In the same paper, Richard Williams says “English football finally took its revenge on Luiz Felipe Scolari yesterday.” And Paul Doyle writes that “Dressing-room discontent, an unbalanced squad and a lack of funds were what did for Luiz Felipe Scolari at Chelsea.”

Martin Samuel (Daily Mail) also sticks the boot into Chelsea. “Looking at what has unfolded at Chelsea, the requirement would seem to be to win the League, while balancing a ball on one’s nose like a performing seal. Mourinho was too boring, Scolari too beatable.”

Steven Howard (The Sun) focuses on the role of Roman Abramovich. “Like most billionaires, Abramovich believes money buys everything. In business it probably does. But, despite the huge sums involved in the game these days, football is not quite like that. Human error, a penalty kick against the outside of a post on a rainy night in Moscow, can ruin the most perfectly-laid financial plan.”

Sam Wallace (Independent) also points out what Abramovich has to do. “The question that now faces Abramovich is rather more fundamental than replacing a manager: it is about replacing a whole team. This Chelsea squad has been allowed to grow old without being rebuilt. Its rejuvenation has proved to be beyond even Scolari, one of the most highly regarded coaches in world football. If Abramovich is serious about the future of Chelsea, he will first have to hire a manager, then build him a new team” In the same paper, James Lawton argues “There is no world-beating organisation at Chelsea. There is just Abramovich’s money.”

In the Daily Telegraph, Paul Kelso looks at what it will cost Red Rom. “By sacking the Brazilian just six months into a three-year contract understood to be worth £6.25 million-a-year the club could be liable to as much as £15m in compensation.  With Scolari following Avram Grant and Jose Mourinho out of the revolving door of the Chelsea managers’ office months it could take the total paid to sacked coaches in the last 16 months to £40m.”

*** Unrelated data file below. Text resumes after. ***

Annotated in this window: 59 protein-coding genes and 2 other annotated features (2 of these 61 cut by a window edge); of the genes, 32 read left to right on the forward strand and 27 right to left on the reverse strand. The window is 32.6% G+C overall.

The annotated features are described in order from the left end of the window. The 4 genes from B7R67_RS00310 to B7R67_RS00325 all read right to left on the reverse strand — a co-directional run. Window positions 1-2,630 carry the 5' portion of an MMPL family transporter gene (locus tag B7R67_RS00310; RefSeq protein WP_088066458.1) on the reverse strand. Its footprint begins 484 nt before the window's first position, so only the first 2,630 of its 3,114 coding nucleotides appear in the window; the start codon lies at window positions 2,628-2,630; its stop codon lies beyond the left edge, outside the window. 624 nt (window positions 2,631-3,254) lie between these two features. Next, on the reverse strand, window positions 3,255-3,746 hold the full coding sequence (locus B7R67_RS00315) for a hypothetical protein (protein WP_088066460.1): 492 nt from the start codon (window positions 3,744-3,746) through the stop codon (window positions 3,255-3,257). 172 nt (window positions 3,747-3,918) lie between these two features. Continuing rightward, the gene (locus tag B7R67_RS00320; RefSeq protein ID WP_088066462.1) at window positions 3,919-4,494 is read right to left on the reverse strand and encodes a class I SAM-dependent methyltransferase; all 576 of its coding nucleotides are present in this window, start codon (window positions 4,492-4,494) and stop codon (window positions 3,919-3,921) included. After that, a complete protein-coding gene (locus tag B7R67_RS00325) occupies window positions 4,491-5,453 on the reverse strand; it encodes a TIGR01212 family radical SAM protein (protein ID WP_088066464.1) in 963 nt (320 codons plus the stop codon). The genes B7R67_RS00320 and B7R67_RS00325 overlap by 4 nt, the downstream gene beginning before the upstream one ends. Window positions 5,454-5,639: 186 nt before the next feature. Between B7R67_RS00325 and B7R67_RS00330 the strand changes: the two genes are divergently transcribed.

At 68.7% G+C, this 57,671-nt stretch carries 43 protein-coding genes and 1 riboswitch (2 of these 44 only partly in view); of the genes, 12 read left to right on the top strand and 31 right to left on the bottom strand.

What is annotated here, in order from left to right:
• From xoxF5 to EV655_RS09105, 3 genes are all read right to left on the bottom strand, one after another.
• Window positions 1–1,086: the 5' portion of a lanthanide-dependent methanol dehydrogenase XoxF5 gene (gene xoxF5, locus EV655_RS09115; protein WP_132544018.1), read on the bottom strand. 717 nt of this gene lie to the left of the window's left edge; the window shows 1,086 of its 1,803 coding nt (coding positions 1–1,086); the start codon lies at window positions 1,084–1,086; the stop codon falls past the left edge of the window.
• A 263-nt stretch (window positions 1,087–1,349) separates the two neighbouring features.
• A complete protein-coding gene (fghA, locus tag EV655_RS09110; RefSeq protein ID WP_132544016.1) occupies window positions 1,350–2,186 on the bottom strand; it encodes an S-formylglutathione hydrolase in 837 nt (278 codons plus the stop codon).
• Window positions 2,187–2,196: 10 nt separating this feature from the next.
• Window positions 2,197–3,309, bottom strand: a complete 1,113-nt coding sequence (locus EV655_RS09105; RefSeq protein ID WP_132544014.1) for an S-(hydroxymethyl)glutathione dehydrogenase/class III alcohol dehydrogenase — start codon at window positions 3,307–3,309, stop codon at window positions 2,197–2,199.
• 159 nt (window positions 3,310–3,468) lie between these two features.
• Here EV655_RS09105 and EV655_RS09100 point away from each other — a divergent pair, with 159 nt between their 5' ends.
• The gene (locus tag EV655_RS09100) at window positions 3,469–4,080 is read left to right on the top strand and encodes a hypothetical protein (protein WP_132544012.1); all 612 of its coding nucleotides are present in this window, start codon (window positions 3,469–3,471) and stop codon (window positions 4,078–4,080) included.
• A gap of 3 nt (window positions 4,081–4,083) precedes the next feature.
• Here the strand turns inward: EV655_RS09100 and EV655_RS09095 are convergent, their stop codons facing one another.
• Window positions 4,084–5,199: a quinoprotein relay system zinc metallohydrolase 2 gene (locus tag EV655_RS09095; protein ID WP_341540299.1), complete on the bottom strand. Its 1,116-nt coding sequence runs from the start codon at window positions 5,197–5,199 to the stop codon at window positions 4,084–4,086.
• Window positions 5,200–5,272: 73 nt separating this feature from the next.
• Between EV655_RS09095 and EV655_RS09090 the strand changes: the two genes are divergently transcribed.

Phil McNulty argues on the BBC website that Scolari failed “to step out of Jose’s shadow.” And this is a popular theme this morning, Kevin McCarra (Guardian) also adds that “Chelsea’s former manager was the true nemesis of Scolari and whoever takes over next will have to take on his legacy.”

Giles Smith (The Times) also picks up on the Mourinho line, “Most Chelsea fans would be happy, I think, if this was the moment we discovered that the departure of José Mourinho and his rift with Roman Abramovich was, like the death of Bobby Ewing in Dallas, nothing more than a bad dream. So, ripple, dissolve, and bring back the Special One, with a Zola/Steve Clarke backroom team seated on his left-hand side, and with Roberto Di Matteo as chief executive. Well, we can hope.”

There are some comment pieces on Portsmouth and Tony Adams. Paul Doyle claims that “The league table may suggest otherwise, but Pompey’s next manager will inherit a club in better shape than the one Adams was given.” Nick Szczepanik in The Times says that “Avram Grant remains the favourite to become the next Portsmouth manager despite the sacking of Luiz Felipe Scolari by Chelsea yesterday.”

Intriguingly, The Sun argue the main target for Pompey is Sven Goran Eriksson. And Ian Wright backs his old mate Tony Adams to come good. “I am convinced he has a lot more to give as a coach so let’s not waste him. One day, I’d like to see him involved in the England set-up because he could pass on so much knowledge to someone like Micah Richards.”

The Guardian have their usual European round-up, Richard Williams asks “why should David Beckham turn up the Chance to go to AC Milan? Whilst also on Serie A, Paolo Bandini waxes lyrical over Roma and Sid Lowe writes of the incredible return of Ricardo Oliveira. And taking a historical look at world football, Tim Vickery (BBC) claims that Alfredo Di Stefano was the greatest player ever.